Thursday, May 02, 2013

Church Working Parent

Thursday mornings are hard.  Very hard.  Little Goat wants to keep sleeping and really who can blame him.  I want to keep sleeping too.  Thursday mornings are hard because Wednesdays are long.

Like we get to church at 9am (Preschool is also at church) and we head home at 8:15pm.  Little Goat too.  He is in Preschool and extended care until 3pm and then he is my helper, watching videos and making copies with me until evening programming starts.  Then he's in programming - either the nursery or my own program if I take pity on him (he's technically a year too young still, but if numbers are low it works fine).

We head home after things wrap up at 8pm after I clean up of course.  Dad is also on sight in the church choir.  Then we drive 20 minutes home and begin the bedtime routine.  Normal bedtime begins at or before 8pm.

On the one hand, I am grateful that Little Goat loves to be at church and really has a pretty good attitude about it all.  But on the other it is just hard on a 4 yr old to be out that long.  He needs downtime.  And when he kept insisting that he was sick this morning just to stay home and rest, I felt awful because I know it was a direct result of the long Wednesdays.

Sometimes I feel so paralyzed by it.  My work is crucial to our family for that whole money/benefits thing, but I also do enjoy my ministry.  I love to work with kids and even then Wednesdays are long on me.

Still I wish on Thursday mornings that I could be a stay at home mom.  Or that Wednesday nights were not church nights, because on Thursday mornings I feel acutely that I am failing my child.

But I make him get up, and eat breakfast, and put on his clothes.  And we are late to preschool, and there are tears (his) and drop off goes badly.  Despite the fact that he loves school.  He is just tired.

And I head up to my office up the stairs and I am tired too.  And there may be some more tears (mine this time).

But what can I do?  This is our reality so we push forward, Thursdays and all.

Sunday, March 24, 2013

What you don't see.

I see you sneering.  Judging my child and me for his behavior.  You see his loud "whispers" in worship, and his wiggles, and his difficulty staying still.  You see how he runs around following worship, often heading back to the sanctuary.  You see and you stop me and let me know just where he and I are going wrong.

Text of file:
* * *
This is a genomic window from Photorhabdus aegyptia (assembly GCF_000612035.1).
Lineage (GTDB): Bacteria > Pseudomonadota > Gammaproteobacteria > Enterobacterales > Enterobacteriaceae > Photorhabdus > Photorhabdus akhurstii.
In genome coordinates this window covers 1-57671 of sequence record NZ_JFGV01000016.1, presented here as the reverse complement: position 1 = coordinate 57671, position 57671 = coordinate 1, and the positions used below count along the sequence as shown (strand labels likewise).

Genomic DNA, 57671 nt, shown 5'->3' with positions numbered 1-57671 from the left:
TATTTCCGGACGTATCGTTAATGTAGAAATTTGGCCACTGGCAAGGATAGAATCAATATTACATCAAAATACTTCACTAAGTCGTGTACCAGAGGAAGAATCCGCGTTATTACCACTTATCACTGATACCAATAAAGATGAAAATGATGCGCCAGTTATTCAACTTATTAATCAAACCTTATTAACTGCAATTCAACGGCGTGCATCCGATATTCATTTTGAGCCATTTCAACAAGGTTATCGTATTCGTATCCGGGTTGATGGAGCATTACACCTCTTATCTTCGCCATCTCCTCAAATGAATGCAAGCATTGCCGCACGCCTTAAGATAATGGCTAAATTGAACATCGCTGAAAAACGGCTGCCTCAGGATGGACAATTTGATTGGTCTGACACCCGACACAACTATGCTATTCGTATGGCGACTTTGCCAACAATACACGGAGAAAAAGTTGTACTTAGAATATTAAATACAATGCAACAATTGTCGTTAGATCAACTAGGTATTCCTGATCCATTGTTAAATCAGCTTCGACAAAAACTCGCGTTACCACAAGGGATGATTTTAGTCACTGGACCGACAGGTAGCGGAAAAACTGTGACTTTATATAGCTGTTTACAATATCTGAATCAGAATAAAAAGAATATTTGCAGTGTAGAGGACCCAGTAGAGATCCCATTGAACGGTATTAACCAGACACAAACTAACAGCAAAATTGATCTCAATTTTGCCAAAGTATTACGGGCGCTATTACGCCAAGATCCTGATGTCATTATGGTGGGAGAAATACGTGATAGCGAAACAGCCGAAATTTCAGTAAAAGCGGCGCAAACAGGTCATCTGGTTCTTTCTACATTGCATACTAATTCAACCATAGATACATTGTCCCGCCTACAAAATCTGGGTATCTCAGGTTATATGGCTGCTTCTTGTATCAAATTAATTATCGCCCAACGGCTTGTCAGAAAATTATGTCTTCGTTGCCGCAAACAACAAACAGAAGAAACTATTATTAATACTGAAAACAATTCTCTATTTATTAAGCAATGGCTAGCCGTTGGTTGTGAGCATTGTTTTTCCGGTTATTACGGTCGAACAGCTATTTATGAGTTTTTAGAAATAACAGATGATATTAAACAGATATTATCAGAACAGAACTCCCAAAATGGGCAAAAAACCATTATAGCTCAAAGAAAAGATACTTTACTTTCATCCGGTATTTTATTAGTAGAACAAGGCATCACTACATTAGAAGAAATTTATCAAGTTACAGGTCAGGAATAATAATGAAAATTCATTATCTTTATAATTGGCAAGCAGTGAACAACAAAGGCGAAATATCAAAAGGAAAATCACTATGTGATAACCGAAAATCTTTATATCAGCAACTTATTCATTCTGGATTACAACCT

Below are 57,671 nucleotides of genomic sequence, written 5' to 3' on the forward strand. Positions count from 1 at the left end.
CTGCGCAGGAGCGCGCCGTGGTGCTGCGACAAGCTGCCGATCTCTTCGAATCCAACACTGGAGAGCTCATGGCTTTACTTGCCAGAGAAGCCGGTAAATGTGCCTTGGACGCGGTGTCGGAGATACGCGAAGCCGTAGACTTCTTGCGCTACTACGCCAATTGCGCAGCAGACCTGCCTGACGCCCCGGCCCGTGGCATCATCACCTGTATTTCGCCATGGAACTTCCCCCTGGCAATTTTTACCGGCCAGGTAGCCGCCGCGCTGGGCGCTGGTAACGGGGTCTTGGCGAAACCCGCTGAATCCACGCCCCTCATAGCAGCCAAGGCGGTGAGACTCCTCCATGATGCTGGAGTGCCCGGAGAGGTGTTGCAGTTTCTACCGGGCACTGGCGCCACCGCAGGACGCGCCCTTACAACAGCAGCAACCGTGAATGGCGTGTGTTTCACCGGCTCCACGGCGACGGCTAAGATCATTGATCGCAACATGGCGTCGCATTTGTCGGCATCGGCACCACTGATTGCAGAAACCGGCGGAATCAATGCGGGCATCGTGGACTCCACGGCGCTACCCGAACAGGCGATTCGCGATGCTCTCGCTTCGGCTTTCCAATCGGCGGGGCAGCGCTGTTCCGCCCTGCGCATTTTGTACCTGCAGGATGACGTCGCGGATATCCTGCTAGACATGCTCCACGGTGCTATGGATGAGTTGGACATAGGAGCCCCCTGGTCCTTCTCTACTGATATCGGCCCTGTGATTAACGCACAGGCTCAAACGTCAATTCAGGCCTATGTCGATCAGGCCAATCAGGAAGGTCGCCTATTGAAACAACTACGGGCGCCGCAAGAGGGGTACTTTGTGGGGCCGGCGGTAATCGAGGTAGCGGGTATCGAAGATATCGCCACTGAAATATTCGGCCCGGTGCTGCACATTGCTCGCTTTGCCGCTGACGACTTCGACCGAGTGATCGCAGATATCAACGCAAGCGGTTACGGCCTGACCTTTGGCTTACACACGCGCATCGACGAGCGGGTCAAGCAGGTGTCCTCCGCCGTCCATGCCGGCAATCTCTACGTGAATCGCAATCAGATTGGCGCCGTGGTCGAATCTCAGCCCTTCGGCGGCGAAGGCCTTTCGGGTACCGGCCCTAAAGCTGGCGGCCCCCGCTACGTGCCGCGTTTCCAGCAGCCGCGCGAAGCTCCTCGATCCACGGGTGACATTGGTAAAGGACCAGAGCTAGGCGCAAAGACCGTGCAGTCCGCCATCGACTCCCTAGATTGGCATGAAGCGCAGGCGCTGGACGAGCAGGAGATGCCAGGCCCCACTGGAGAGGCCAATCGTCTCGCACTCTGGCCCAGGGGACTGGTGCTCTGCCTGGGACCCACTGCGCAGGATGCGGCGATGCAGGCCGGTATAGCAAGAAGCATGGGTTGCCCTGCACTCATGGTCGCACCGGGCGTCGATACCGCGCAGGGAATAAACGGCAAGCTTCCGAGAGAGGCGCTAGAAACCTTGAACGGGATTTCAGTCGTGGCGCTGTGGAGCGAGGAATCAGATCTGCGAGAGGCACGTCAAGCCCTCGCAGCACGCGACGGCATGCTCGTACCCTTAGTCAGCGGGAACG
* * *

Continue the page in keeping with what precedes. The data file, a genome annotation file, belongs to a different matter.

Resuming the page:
But there are things you don't see.

You don't hear him whisper the Lord's Prayer along with the congregation.

You don't see his pride in his Father singing in the choir.

You don't see him sharing stickers with the kids around him who don't have them.

You don't see him wave his Palm with a Hosanna.

You don't hear the questions he asks after worship.

You don't see him thank the Pastor for the Children's gift.

You don't see how he listens in worship and how parts of the sermon come up in his play later.

You don't see him smile in welcome to all members of the congregation.

There is a lot that you don't see.  Instead you see what you want to see and nothing more.  You are entitled to your opinion on me and on him, but I ask you, who is truly being the better example of Christ's love here.

And frankly, regardless of your answer, I happen to believe that God gives enough grace for all of us. Hosanna, Blessed is He who Comes in the Name of the Lord.

Wednesday, March 20, 2013

I miss it here

I miss this space.  A space without pressures, to just be me.  While there feels like there is pressure to perform in my other space, to lose weight in the "right" way at the "right" pace, I feel out of step with this spot that was just a place to be me.

I want to be able to write simply because today I am feeling sad and I can't quite tell you why.  Or that I am sick of the never-ending winter.  Or that my son thinks "poop" is the funniest word in the English language, and sometimes in the way he uses it, he might just be right.  (It is a hard-learned parent skill to keep a straight face when you really want to laugh).

I want to be vulnerable and authentically me.  I want to lament that I had no one to BOGO at Caribou today, though I brought a surprise to my administrative co-worker.